Author's Note: I have known examinees who have been given color pictographs of histology slides to make a diagnosis.
Want More? Sign up today - Click Here.
A. True or False: The attachment of the posterior leaflet of the mitral valve to the annulus has the same length as the free edge of the posterior leaflet.
B. How much (one half? one third? etc.) of the length of the posterior leaflet can be resected in mitral valve repair.
C. How much (one half? one third? etc.) of the length of the FREE EDGE of the anterior leaflet can be resected in mitral valve repair.
Antunes MJ. Mitral Valve Repair. Verlag R.S. Schulz, Germany, 1989 (page 84).
A. True. Because the attachment of the posterior leaflet of the mitral valve to the annulus has the same length as the free edge of the posterior leaflet, a rectangular (quadrangular) segment of the posterior leaflet can be resected during mitral valve repair.
Links to Further Information & Clinical Images:
Quadrangular Resection of the Posterior Leaflet of the Mitral Valve.
Author Note: A colleague of mine was aksed this particular question on his oral ABTS examination in 2004.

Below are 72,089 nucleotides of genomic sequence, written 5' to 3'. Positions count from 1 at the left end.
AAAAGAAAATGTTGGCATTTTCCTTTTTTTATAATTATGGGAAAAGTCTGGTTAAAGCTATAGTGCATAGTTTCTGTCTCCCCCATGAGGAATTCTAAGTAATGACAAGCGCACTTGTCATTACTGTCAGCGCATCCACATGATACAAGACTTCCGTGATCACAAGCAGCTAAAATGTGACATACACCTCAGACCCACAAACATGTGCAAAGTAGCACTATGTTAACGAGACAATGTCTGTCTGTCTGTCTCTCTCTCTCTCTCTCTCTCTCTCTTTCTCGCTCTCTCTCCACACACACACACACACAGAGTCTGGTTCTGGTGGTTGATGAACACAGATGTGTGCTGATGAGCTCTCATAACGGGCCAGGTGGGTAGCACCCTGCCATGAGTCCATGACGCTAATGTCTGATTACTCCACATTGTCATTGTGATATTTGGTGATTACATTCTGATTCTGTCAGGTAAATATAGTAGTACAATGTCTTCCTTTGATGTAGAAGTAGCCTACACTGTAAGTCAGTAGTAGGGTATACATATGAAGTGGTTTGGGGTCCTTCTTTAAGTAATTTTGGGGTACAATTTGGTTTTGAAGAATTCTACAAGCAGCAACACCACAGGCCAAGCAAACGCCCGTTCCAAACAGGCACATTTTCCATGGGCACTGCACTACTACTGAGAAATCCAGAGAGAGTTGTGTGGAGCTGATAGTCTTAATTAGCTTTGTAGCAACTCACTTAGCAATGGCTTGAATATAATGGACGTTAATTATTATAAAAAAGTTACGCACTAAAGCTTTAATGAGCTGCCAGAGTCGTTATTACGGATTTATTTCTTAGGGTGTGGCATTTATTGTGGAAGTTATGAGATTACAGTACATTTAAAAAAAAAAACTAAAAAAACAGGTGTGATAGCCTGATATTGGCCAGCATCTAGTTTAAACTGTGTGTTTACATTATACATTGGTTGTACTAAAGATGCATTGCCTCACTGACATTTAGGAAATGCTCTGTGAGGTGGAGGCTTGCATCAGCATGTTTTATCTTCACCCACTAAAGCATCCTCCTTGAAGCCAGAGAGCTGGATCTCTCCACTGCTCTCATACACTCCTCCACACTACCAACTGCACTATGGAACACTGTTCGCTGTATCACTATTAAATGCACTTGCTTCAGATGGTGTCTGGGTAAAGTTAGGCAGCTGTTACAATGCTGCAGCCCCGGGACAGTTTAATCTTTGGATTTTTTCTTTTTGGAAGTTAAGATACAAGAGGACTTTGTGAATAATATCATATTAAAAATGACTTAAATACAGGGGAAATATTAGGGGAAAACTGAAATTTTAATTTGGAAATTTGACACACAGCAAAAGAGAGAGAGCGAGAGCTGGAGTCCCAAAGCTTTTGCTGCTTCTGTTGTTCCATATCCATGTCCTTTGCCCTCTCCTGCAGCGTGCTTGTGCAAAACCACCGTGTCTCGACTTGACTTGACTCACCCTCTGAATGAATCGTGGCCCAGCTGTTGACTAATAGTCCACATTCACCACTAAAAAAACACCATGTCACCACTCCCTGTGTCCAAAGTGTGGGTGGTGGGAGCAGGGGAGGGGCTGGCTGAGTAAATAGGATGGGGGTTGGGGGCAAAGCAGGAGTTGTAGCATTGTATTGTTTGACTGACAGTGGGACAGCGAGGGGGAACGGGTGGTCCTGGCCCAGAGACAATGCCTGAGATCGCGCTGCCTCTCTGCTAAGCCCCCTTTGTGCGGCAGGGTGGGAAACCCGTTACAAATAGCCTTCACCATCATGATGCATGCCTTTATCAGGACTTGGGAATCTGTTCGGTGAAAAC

B. Up to one-third of the length of the posterior leaflet can be resected in mitral valve repair. Remember, length of free edge = length of attachment to annulus for the posterior leaflet.
C. Up to one-fifth of the length of the free edge of the anterior leaflet can be resected in mitral valve repair.
Want More? Sign up today - Click Here.
3. A 30 year old male patient with no past medical history undergoes a physical examination for fatigue and is noted to have a continuous murmur on auscultation of the chest.
A. Name two cardiovascular diseases that cause continuous murmurs.
B. Unlike the patent ductus arteriosus, this continuous murmur is heard best during diastole. What is the most likely diagnosis?
C. Are coronary artery fistulae found in patients without congenital heart defects?
D. Coronary artery fistulae are associated with what types of congenital heart diseases?
E. What is the most likely source of a coronary artery fistula?
F. What is the most frequent site of termination of a coronary artery fistula?
G. What is the natural history of coronary artery fistulae?
H. What are indications for closure of coronary artery fistuale?
I. What are the options to close these fistulae?
J. Are patients at risk for developing infective endocarditis?
Karamanoukian HL. Cardiac Surgery Board Review. Magalhaes Scientific Press, New York (in press).
A. Patent ductus arteriosus and coronary artery fistulae.
B. Coronary artery fistula. The murmur of a coronary artery fistula is typically auscultated lower on the sternal border. Additional features of the coronary artery fistula is diastolic augmentation of the continuous murmur. The ductus arteriosus murmur may have systolic augmentation.
The most likely diagnosis in this case is a coronary artery fistula.